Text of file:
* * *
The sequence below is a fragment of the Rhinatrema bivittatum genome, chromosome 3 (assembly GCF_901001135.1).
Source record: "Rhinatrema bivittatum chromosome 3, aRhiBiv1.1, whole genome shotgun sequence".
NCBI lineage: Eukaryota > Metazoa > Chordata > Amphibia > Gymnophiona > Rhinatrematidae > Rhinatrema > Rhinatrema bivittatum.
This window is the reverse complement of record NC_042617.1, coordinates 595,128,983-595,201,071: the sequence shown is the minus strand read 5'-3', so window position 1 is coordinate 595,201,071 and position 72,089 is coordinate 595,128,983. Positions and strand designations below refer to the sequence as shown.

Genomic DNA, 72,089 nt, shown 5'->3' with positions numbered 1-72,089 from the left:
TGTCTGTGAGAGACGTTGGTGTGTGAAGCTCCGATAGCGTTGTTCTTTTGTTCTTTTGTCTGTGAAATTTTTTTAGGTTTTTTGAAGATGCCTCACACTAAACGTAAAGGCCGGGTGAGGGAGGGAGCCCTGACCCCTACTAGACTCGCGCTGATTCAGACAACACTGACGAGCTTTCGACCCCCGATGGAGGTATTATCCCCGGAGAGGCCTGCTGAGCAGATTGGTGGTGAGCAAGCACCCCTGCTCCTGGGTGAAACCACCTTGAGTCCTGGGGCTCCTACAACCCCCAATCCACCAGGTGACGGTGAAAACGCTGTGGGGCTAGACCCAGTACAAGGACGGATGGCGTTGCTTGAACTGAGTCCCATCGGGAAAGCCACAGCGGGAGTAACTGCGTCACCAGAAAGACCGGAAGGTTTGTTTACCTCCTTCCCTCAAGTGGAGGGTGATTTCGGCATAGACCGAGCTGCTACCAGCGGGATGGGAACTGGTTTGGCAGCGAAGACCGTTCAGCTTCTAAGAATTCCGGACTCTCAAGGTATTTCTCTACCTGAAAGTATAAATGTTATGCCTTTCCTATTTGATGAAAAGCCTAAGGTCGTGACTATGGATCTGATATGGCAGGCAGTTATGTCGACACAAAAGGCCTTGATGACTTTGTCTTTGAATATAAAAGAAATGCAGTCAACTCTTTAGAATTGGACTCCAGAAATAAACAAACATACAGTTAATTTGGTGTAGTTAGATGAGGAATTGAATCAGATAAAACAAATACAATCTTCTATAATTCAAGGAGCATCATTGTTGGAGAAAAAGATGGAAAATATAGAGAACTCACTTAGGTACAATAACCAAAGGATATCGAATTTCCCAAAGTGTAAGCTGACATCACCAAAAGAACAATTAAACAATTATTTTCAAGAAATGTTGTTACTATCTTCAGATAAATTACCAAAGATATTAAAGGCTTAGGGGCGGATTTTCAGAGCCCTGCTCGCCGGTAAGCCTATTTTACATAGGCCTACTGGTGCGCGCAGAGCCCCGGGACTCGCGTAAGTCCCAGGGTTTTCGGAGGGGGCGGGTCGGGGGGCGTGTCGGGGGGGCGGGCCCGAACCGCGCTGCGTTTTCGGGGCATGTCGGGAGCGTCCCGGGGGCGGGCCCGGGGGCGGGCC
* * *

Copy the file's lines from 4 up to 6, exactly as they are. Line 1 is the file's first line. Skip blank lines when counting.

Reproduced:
This window is the reverse complement of record NC_042617.1, coordinates 595,128,983-595,201,071: the sequence shown is the minus strand read 5'-3', so window position 1 is coordinate 595,201,071 and position 72,089 is coordinate 595,128,983. Positions and strand designations below refer to the sequence as shown.

Genomic DNA, 72,089 nt, shown 5'->3' with positions numbered 1-72,089 from the left:
TGTCTGTGAGAGACGTTGGTGTGTGAAGCTCCGATAGCGTTGTTCTTTTGTTCTTTTGTCTGTGAAATTTTTTTAGGTTTTTTGAAGATGCCTCACACTAAACGTAAAGGCCGGGTGAGGGAGGGAGCCCTGACCCCTACTAGACTCGCGCTGATTCAGACAACACTGACGAGCTTTCGACCCCCGATGGAGGTATTATCCCCGGAGAGGCCTGCTGAGCAGATTGGTGGTGAGCAAGCACCCCTGCTCCTGGGTGAAACCACCTTGAGTCCTGGGGCTCCTACAACCCCCAATCCACCAGGTGACGGTGAAAACGCTGTGGGGCTAGACCCAGTACAAGGACGGATGGCGTTGCTTGAACTGAGTCCCATCGGGAAAGCCACAGCGGGAGTAACTGCGTCACCAGAAAGACCGGAAGGTTTGTTTACCTCCTTCCCTCAAGTGGAGGGTGATTTCGGCATAGACCGAGCTGCTACCAGCGGGATGGGAACTGGTTTGGCAGCGAAGACCGTTCAGCTTCTAAGAATTCCGGACTCTCAAGGTATTTCTCTACCTGAAAGTATAAATGTTATGCCTTTCCTATTTGATGAAAAGCCTAAGGTCGTGACTATGGATCTGATATGGCAGGCAGTTATGTCGACACAAAAGGCCTTGATGACTTTGTCTTTGAATATAAAAGAAATGCAGTCAACTCTTTAGAATTGGACTCCAGAAATAAACAAACATACAGTTAATTTGGTGTAGTTAGATGAGGAATTGAATCAGATAAAACAAATACAATCTTCTATAATTCAAGGAGCATCATTGTTGGAGAAAAAGATGGAAAATATAGAGAACTCACTTAGGTACAATAACCAAAGGATATCGAATTTCCCAAAGTGTAAGCTGACATCACCAAAAGAACAATTAAACAATTATTTTCAAGAAATGTTGTTACTATCTTCAGATAAATTACCAAAGATATTAAAGGCTTAGGGGCGGATTTTCAGAGCCCTGCTCGCCGGTAAGCCTATTTTACATAGGCCTACTGGTGCGCGCAGAGCCCCGGGACTCGCGTAAGTCCCAGGGTTTTCGGAGGGGGCGGGTCGGGGGGCGTGTCGGGGGGGCGGGCCCGAACCGCGCTGCGTTTTCGGGGCATGTCGGGAGCGTCCCGGGGGCGGGCCCGGGGGCGGGCC